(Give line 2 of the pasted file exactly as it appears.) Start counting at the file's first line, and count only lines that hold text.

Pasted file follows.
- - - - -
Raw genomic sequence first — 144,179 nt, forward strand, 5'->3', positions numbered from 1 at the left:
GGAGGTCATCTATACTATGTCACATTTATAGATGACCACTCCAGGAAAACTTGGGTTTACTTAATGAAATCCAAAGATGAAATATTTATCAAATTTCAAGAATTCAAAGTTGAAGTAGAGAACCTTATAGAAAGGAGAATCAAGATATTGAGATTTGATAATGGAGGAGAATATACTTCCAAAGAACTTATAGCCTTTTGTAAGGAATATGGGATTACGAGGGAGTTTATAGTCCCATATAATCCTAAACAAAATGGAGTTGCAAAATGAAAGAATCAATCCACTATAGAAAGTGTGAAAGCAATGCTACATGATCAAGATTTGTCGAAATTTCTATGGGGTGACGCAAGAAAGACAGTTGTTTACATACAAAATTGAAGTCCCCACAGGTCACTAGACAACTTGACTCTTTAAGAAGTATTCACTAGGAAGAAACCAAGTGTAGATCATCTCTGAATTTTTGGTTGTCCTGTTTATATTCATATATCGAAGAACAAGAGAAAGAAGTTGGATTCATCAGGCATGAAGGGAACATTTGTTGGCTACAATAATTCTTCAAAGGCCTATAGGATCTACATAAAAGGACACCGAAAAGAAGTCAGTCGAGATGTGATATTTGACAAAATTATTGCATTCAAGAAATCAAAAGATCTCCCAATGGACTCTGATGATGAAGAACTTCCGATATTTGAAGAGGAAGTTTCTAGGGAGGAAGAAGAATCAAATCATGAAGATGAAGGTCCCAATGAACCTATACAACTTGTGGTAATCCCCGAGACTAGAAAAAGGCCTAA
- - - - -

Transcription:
GGAGGTCATCTATACTATGTCACATTTATAGATGACCACTCCAGGAAAACTTGGGTTTACTTAATGAAATCCAAAGATGAAATATTTATCAAATTTCAAGAATTCAAAGTTGAAGTAGAGAACCTTATAGAAAGGAGAATCAAGATATTGAGATTTGATAATGGAGGAGAATATACTTCCAAAGAACTTATAGCCTTTTGTAAGGAATATGGGATTACGAGGGAGTTTATAGTCCCATATAATCCTAAACAAAATGGAGTTGCAAAATGAAAGAATCAATCCACTATAGAAAGTGTGAAAGCAATGCTACATGATCAAGATTTGTCGAAATTTCTATGGGGTGACGCAAGAAAGACAGTTGTTTACATACAAAATTGAAGTCCCCACAGGTCACTAGACAACTTGACTCTTTAAGAAGTATTCACTAGGAAGAAACCAAGTGTAGATCATCTCTGAATTTTTGGTTGTCCTGTTTATATTCATATATCGAAGAACAAGAGAAAGAAGTTGGATTCATCAGGCATGAAGGGAACATTTGTTGGCTACAATAATTCTTCAAAGGCCTATAGGATCTACATAAAAGGACACCGAAAAGAAGTCAGTCGAGATGTGATATTTGACAAAATTATTGCATTCAAGAAATCAAAAGATCTCCCAATGGACTCTGATGATGAAGAACTTCCGATATTTGAAGAGGAAGTTTCTAGGGAGGAAGAAGAATCAAATCATGAAGATGAAGGTCCCAATGAACCTATACAACTTGTGGTAATCCCCGAGACTAGAAAAAGGCCTAA